The journal of language and communication studies Hermes is based in the Aarhus School of Business (ASB) in Denmark. Journal editor Helle V Dam has provided an insightful analysis (Dam 2005) because, she says, the journal focuses on communications/language and also because she wished to raise issues regarding the journal's balance between fostering young researchers while gaining international status and credibility.

Dam explains that Hermes, founded in 1988, was created as a vehicle for the publication of local researchers and young scholars and, while it has grown into an international journal, it has nevertheless maintained its 'local roots' and continued its philosophy of nurturing scholarly development. Significantly, editors had initially been drawn from ASB and reviewers had been local until the journal took a strategic change of direction. In 2005, a policy change was taken to include 'external' referees as well as locals. The rationale for this is explained:

It is quite clear that in the scientific community, blind reviews performed by scholars with no involvement in the journal are considered a sine qua non for a high-quality journal. Still, highly qualified and dedicated internal referees may in principle do their job at least as well as external, independent referees would. Our policy change is therefore admittedly just as much a question of achieving more prestige as it is a question of ensuring higher quality. (Dam 2005)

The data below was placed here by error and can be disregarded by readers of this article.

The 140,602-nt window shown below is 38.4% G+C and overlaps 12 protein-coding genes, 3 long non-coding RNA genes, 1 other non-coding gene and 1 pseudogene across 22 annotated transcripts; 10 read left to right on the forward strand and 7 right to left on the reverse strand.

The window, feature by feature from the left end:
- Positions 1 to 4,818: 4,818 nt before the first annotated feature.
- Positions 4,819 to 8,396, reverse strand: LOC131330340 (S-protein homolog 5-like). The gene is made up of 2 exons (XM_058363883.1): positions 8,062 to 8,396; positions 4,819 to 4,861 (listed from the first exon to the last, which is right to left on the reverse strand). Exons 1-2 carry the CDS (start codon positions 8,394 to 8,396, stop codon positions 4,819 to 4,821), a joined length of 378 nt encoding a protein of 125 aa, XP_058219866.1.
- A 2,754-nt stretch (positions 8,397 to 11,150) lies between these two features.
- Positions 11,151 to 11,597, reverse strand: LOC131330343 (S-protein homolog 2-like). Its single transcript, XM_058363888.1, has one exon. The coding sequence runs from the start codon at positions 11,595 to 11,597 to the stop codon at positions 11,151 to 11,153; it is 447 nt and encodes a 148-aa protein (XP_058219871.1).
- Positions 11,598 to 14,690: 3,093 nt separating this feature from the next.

Nevertheless, the journal remained committed to publishing the work of up-coming researchers, fostering the development of less experienced scholars. The editorial board of Hermes lists three main ambitions:

1. to run an international journal that publishes high-quality research papers;
2. to offer publication space also to young scholars;
3. to offer fast publication. (Dam 2005)

With a policy of 'thorough-reviews-rather-than-immediate-rejection' and three rounds of revisions sometimes being required for inexperienced scholars, the second and third ambitions could be seen to counteract each other. Dam notes that this has been overcome by two strategies:

      • the first is the use of local referees who are willing to work fast;
      • the second is the printing of the journal locally at ASB. (Dam 2005)

The philosophy of prioritising the output of young scholars - irrespective of the extra work this may place on the journal and the discipline - is central to the role of some journals, particularly in emerging disciplines where the journal itself is a major contributor to the development and growth of the discipline (e.g. also TEXT in Australia).

Writer: The researcher/author seeking peer review
While some academics are highly skilled at preparing work for peer review, any analysis of the peer review process should also include a focus on the flaws of the inexperienced or rushed researcher seeking review. Dam notes typical weaknesses with manuscripts: